In a variant, the enclosure volume may not be sealed hermetically (not a full vacuum seal) from the collector chamber 48. Instead, defined gaps between the enclosure volume and the vacuum-chamber are permitted. These gaps allow for a defined flow of an inert or reactive gas through these gaps. This constant flow prevents escape of the aggressive media, within the enclosure volume, into collector chamber 48. The enclosure volume can be closed using doors or valves. These doors 120 and 130, respectively, shut the openings 50 a and 50 b, respectively. These doors can also be heated or cooled or both in order to assist the process. These doors 120 and 130, respectively, are also the location to administer and extract media into or out of the process inside the enclosure volume.

In this way, a containment of a chemically or physically aggressive process inside a collector chamber 48 is provided, the sealing of this process via leaky gaps may be simplified, the process-volume inside a collector chamber 48 is reduced, the aggressive process is substantially specified to the internal volume of the radiation collector 50 inside a large collector chamber 48 and the functions of administering and/or extracting media and closing of the enclosure volume in the doors may be combined.

FIGS. 7 a and 8 (and also FIG. 3) show embodiments wherein at both ends 50 a and 50 b of radiation collector 50 gas barriers 120 and 130, respectively are found. These gas barriers 120 and 130 respectively, are in these embodiments doors 120 and 130, respectively. For example, door, shutter or valve 120 may include an inlet 2(1) to provide a gas (halogen, hydrogen or a combination thereof, either simultaneously or subsequently) by a gas supply 6(1) and door, shutter or valve 130 may include an outlet 2(2) as exhaust to remove gasses from the enclosure volume formed by doors 120, 130 and radiation collector 50 by a pump 6(2). In an alternative embodiment, as schematically depicted in FIG. 7 b, only one door is provided, for example door 120, with in a variation an inlet 2(1) for gas (see above), but without a second door. The opening at end 50 b of radiation collector 50 can be used as exhaust due to a reduced pressure of the chamber including radiation collector 50. In this way, a large exit for pumping is provided. Further, there may be a pump present, either in this chamber or outside this chamber, connected to an inlet 2(2) which has its opening in the chamber including the radiation collector 50, such that this pump can remove gasses like halogenides, hydrides, water, etc. Pump 6(2), inlet 2(2) and gas supply 6(1) may include a number of pumps, inlets and gas supplies, respectively. In this embodiment, the enclosure volume is included by the volume enclosed by radiation collector 50 and door 120 and end 50 b of radiation collector 50.

Another variant is wherein a second door is provided, which does not completely close one side of the radiation collector 50. In this way, one may adjust the desired pressure differences between the enclosure volume and the surrounding atmosphere. In this embodiment, the pressure with the enclosure volume may be selected between about 0.2 and 50 mbar, for example between about 1 and 20 mbar, and the pressure outside this enclosure volume (i.e. in chamber 48) of radiation collector 50 is desirably maintained at about 10−6-1500 mbar higher, for example between about 10−5 and 1000 mbar higher than within the enclosure volume.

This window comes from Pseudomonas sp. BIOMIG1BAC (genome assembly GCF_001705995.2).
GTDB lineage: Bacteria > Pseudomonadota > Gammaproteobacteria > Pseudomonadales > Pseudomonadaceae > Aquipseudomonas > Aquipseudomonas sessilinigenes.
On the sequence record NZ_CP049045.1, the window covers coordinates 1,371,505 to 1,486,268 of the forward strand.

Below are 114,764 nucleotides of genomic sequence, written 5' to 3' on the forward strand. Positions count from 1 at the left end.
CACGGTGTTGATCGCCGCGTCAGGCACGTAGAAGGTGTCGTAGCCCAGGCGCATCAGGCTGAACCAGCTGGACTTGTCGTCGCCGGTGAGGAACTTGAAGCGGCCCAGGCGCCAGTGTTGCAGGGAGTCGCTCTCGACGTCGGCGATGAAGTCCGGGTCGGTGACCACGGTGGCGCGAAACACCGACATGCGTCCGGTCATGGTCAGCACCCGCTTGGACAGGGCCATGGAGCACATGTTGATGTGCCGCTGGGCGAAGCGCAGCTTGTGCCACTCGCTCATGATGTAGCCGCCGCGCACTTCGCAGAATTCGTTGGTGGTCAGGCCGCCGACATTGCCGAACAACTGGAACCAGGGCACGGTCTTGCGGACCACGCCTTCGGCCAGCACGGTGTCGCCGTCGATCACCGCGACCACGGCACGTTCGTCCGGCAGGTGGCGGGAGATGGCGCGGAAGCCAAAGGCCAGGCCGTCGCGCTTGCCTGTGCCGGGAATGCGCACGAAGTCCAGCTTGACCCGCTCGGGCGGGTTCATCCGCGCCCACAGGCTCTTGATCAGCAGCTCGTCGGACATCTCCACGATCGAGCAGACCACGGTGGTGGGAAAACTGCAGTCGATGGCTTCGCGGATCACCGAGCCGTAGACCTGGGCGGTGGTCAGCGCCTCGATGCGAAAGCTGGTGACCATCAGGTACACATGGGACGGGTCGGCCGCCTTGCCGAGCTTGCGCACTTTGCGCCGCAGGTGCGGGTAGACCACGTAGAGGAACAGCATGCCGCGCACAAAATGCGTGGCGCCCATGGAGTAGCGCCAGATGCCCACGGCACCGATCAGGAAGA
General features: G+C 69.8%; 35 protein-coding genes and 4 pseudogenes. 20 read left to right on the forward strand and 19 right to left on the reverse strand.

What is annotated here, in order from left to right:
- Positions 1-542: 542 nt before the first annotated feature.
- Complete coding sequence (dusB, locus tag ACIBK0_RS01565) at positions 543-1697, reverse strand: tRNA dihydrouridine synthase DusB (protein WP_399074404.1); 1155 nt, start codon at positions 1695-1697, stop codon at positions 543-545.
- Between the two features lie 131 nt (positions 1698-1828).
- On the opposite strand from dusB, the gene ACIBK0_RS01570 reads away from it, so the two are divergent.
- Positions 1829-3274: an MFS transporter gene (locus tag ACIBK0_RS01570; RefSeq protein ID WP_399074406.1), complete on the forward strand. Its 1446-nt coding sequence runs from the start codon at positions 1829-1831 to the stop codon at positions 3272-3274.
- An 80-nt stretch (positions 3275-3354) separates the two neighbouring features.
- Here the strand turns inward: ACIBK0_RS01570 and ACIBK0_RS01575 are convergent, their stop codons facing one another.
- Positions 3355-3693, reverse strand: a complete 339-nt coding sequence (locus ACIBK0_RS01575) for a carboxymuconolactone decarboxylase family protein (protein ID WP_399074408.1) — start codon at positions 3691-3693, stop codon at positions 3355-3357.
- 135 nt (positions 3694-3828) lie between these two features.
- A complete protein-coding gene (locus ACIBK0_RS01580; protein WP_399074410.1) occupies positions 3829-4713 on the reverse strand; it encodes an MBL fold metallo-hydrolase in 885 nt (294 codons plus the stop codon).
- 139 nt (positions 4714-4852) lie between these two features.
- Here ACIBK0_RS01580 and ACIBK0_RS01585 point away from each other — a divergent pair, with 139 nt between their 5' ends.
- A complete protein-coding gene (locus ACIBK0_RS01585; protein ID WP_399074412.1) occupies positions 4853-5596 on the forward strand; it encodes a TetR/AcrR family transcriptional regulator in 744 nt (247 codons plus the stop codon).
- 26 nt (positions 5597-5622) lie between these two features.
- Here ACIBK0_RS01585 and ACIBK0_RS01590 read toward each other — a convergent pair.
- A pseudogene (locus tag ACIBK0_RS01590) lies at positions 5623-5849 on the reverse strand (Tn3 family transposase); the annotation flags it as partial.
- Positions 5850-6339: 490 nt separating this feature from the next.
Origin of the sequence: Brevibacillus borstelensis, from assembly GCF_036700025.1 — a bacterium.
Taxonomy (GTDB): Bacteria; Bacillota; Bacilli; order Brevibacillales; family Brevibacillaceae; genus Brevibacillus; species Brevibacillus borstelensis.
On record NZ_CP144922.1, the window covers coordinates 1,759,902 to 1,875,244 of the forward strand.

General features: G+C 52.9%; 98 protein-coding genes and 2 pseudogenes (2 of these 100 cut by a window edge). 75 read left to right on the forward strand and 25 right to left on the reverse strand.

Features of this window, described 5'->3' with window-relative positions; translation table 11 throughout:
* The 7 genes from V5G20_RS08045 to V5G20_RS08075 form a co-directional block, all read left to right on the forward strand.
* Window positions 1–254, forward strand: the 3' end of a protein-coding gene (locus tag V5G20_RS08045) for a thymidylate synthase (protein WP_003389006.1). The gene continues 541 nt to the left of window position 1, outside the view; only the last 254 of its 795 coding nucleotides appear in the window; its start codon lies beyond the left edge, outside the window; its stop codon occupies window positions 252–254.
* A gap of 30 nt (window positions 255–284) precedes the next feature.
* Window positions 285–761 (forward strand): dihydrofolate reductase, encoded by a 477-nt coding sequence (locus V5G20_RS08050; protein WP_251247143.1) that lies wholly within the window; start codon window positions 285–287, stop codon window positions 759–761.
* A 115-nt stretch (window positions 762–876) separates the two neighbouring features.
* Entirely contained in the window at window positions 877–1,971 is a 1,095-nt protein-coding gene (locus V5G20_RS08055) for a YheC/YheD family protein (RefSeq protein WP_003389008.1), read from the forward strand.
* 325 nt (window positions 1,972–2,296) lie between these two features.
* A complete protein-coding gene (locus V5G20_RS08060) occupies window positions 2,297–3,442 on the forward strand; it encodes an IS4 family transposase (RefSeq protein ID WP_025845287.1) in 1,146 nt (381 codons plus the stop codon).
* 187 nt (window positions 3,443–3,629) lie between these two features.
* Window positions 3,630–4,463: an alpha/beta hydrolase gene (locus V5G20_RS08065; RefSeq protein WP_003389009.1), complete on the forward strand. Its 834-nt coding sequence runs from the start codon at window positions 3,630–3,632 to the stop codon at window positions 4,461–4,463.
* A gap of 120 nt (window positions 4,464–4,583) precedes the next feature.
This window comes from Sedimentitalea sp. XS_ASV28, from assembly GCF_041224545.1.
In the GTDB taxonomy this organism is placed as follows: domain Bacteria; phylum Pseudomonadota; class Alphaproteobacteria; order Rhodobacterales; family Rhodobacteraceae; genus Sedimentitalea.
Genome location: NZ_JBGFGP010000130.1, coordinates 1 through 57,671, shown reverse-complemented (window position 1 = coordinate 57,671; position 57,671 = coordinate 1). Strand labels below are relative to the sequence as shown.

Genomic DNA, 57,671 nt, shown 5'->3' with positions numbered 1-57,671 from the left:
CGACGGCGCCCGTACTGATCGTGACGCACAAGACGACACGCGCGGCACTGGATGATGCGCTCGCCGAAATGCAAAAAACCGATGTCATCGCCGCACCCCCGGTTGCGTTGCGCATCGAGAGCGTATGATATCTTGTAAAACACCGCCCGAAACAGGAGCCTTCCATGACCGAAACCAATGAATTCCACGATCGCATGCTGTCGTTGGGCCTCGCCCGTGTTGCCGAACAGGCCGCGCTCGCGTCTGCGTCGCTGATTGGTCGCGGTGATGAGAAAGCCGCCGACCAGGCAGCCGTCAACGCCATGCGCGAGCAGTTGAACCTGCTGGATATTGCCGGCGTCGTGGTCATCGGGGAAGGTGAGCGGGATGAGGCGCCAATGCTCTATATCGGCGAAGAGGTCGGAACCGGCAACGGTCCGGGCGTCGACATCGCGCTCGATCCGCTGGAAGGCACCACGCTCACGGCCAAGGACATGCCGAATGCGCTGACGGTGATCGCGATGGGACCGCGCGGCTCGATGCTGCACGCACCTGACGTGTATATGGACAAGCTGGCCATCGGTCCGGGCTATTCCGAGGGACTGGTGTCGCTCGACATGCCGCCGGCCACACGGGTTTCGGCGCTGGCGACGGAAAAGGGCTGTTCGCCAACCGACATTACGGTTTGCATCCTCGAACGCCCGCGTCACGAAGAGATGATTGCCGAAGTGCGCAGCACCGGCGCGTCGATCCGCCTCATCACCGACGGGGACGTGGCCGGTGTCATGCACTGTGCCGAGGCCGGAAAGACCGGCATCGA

It should be appreciated that, in a variant, instead of door 120, door 130 may be provided; heater 38 and gas supply 6(1) and outlet 2(1) may then be provided to door 130. In both variants, gas supply 6(1) may via outlet 2(1) also provide the gas via an opening between door 120 (or 130) and radiation collector 50 or via other openings. Further, instead of one or two doors 120 and 130, respectively, lamellar contaminant barrier 49 and lamellar contaminant barrier 149, respectively, may be provided. The gas may be provided to the enclosure volume through multiple injection points, for example the gas may be provided through a lamellar contaminant barrier 49 or 149, respectively, or the gas may be provided through a plurality of openings on the enclosure side of door 120 and/or door 130. To this end, a number of gas outlets 2(1) to door 120 and/or door 130 may be provided, but one or both doors may also have a structure that distributes the gas from gas supply 6(1) via outlet 2(1) (i.e. inlet to the door) within the door to a plurality of openings at the enclosure side (like a shower head). Hence, in an embodiment, the gas is provided through one or more selected from the group of one or more lamellar contaminant barriers (49 and/or 149) and one or two doors including multiple injection points for the gas to the enclosure volume. For example, when using a shutter, the shutter may provide at least about one opening, for example at least about one opening per 100 cm2, each opening having a opening area in the range of about 0.1-50 mm2. The shutter may also provide a grit structure or porous plate, through which the gas is provided. In case of using a lamellar contaminant barrier, the dimensions as describe above may be used.